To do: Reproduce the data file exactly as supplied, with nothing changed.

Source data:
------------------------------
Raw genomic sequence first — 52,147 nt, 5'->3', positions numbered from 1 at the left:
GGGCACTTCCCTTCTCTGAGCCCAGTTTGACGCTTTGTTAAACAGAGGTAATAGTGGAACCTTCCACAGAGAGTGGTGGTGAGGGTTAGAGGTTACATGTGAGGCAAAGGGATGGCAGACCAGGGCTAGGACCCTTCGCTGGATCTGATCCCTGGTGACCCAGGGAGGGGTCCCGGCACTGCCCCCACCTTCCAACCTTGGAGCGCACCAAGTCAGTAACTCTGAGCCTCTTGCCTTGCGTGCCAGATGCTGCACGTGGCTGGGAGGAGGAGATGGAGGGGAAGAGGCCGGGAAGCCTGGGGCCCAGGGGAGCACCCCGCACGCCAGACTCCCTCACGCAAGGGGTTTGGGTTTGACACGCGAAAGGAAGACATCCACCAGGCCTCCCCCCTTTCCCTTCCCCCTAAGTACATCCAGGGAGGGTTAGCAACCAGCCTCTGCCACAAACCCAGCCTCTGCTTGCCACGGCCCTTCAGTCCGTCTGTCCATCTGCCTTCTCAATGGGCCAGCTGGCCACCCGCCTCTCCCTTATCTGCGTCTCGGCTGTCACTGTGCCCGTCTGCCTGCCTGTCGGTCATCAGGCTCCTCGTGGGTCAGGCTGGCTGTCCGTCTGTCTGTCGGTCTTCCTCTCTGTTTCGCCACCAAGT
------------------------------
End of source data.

Raw genomic sequence first — 52,147 nt, 5'->3', positions numbered from 1 at the left:
GGGCACTTCCCTTCTCTGAGCCCAGTTTGACGCTTTGTTAAACAGAGGTAATAGTGGAACCTTCCACAGAGAGTGGTGGTGAGGGTTAGAGGTTACATGTGAGGCAAAGGGATGGCAGACCAGGGCTAGGACCCTTCGCTGGATCTGATCCCTGGTGACCCAGGGAGGGGTCCCGGCACTGCCCCCACCTTCCAACCTTGGAGCGCACCAAGTCAGTAACTCTGAGCCTCTTGCCTTGCGTGCCAGATGCTGCACGTGGCTGGGAGGAGGAGATGGAGGGGAAGAGGCCGGGAAGCCTGGGGCCCAGGGGAGCACCCCGCACGCCAGACTCCCTCACGCAAGGGGTTTGGGTTTGACACGCGAAAGGAAGACATCCACCAGGCCTCCCCCCTTTCCCTTCCCCCTAAGTACATCCAGGGAGGGTTAGCAACCAGCCTCTGCCACAAACCCAGCCTCTGCTTGCCACGGCCCTTCAGTCCGTCTGTCCATCTGCCTTCTCAATGGGCCAGCTGGCCACCCGCCTCTCCCTTATCTGCGTCTCGGCTGTCACTGTGCCCGTCTGCCTGCCTGTCGGTCATCAGGCTCCTCGTGGGTCAGGCTGGCTGTCCGTCTGTCTGTCGGTCTTCCTCTCTGTTTCGCCACCAAGT